The rich have always played a leading role in charitable giving. Now their role is getting larger. In fact, soon the middle class may not have much of a speaking part – particularly in the wake of the new tax law[1].

The growing domination by the very wealthy in philanthropy was the central topic of the 2016 report “Gilded Giving” from the Institute for Policy Studies. Authors Chuck Collins, Helen Flannery, and Josh Hoxie wrote how over the last decade a growing percentage of charitable giving in the United States had come from the highest earners.

Over those ten years the itemized charitable contributions by the top one percent had increased by 57 percent; itemized contributions from people making $10 million or more – essentially, the top tenth of the top one percent – were up 104 percent.

And what of the middle class, defined for the purposes of the study as families earning less than $100,000? The statistics are less definitive, because a significantly smaller percentage of middle- and lower-income taxpayers have itemized their deductions. But for those who did, charitable donations declined by 34 percent. The report also suggests that over the same period the number of low- and mid-range donations to national charities had declined by 25 percent.

So, if we are to believe this report – and I tend to do so –  fewer people of modest, average, and above-average means are giving to charity at all, while those who do contribute are giving less.

A more recent study published by the Chronicle of Philanthropy confirms the same trends: while the total amount of dollars given to charity has continued to increase from year to year, fewer Americans appear to be giving to charity. In other words: more dollars, fewer donors.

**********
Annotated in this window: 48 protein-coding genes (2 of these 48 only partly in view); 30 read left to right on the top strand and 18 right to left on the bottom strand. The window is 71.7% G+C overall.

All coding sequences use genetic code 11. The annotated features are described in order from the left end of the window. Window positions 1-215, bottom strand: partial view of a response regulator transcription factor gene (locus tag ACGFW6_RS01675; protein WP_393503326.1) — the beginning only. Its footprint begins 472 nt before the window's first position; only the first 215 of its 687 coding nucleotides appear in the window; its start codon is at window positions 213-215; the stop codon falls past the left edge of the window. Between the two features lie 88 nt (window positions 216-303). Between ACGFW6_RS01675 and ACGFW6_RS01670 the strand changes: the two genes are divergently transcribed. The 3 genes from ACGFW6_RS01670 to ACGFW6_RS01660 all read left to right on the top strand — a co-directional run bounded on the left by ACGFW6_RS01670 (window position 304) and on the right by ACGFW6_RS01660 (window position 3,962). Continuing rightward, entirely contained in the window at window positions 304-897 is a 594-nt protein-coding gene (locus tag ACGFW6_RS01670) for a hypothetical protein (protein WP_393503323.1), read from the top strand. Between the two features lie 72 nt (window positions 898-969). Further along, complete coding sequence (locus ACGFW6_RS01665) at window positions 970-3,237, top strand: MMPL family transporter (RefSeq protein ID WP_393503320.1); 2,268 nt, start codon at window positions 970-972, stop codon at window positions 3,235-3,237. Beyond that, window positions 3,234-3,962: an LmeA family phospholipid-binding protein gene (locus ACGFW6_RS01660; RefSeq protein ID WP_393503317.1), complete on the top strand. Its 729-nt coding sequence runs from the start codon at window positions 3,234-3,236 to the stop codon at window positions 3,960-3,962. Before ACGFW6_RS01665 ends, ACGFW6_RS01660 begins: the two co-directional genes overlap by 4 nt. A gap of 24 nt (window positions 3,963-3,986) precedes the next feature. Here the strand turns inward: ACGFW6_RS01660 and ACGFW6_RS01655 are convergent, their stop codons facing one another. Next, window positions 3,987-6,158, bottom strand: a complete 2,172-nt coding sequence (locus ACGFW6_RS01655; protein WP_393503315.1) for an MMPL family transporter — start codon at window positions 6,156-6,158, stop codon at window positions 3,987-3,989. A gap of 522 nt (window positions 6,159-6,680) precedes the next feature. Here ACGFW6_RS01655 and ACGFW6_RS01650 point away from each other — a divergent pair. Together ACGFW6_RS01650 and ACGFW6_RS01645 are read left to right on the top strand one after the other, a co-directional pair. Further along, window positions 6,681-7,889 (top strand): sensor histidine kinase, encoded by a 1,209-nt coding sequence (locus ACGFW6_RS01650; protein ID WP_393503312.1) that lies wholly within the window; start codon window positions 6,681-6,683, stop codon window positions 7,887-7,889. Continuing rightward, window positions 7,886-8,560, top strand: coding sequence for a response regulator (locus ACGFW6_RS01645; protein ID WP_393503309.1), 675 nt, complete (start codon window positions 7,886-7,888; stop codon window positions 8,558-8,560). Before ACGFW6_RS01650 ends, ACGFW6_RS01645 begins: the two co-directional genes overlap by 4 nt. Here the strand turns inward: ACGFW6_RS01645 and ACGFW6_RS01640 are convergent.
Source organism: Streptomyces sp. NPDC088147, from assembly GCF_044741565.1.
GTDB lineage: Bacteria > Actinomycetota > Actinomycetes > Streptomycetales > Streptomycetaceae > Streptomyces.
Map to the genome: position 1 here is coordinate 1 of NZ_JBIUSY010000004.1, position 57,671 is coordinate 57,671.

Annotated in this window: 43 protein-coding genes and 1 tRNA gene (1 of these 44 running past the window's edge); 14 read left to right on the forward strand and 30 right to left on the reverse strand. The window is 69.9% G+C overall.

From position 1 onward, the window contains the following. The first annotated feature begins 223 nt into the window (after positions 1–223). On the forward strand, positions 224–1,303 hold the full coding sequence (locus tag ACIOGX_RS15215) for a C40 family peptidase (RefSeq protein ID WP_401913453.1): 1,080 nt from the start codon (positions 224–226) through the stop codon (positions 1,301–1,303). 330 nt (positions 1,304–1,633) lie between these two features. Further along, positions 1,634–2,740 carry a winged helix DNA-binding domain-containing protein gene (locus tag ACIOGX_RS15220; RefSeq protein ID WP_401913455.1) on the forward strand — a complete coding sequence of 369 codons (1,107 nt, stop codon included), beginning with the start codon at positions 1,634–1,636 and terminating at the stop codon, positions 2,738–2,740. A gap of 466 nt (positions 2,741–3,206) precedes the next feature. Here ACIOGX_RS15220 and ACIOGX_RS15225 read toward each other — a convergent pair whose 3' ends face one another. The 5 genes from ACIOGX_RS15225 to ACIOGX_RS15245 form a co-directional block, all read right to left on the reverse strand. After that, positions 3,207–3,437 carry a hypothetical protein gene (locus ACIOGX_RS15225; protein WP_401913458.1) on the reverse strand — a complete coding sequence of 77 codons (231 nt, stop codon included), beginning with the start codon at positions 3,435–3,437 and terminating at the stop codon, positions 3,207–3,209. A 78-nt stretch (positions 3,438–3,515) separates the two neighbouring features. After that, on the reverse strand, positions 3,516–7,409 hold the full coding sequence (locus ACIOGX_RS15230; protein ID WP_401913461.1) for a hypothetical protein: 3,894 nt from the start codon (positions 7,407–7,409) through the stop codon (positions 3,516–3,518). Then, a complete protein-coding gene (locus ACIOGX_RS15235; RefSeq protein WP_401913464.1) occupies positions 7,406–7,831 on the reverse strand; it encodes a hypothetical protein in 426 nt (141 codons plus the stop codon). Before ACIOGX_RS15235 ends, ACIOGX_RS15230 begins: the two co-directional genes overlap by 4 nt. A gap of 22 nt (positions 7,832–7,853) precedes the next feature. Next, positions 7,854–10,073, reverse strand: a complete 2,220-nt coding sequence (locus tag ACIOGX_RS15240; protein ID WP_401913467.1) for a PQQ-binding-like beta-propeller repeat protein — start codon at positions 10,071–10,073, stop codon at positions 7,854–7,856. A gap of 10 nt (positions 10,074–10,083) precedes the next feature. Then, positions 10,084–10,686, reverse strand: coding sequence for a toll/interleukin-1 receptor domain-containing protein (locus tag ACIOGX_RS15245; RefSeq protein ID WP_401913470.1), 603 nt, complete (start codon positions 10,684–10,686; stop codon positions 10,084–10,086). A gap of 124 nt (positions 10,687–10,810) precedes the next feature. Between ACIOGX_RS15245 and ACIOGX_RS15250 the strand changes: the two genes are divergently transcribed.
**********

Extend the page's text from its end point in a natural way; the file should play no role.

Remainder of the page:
This makes sense to me: it’s what I’ve seen over the years as a nonprofit staff member and consultant. When I started in nonprofit development 35 years ago, we learned about “the 80/20 rule,” whereby 80 percent of charitable gifts come from 20 percent of the donors. That formula now seems like a quaint artifact of a simpler time. About eight or ten years ago, the fundraising gurus began referring, instead, to the 90/10 rule. My own experience tells me that the more accurate measure is 95/5, and the authors of “Gilded Giving” suggest that we’re heading toward a ratio of 98/2.

What’s causing this? A good part of it, of course, is the result of growing wealth inequality. The very rich are getting ever richer, while the middle class are feeling strapped.

Even people with good professional incomes are worried about the rising expense of college education. They have concerns about healthcare costs. And they fret about their retirement. I’m a Baby Boomer, and I know the feeling. Unlike our parents’ generation, very few of us upon retirement will receive fixed benefit pensions. Consequently, many of us – even those who have been able to save a fair amount – are concerned that the retirement nest eggs we are building up will prove inadequate. (The dark twist on the retirees’ dilemma: the healthier you are, the more likely you are to outlive your assets. I consider that the ultimate example of “good news, bad news.” Just ask me, when I’m 98, if I still think that’s funny.)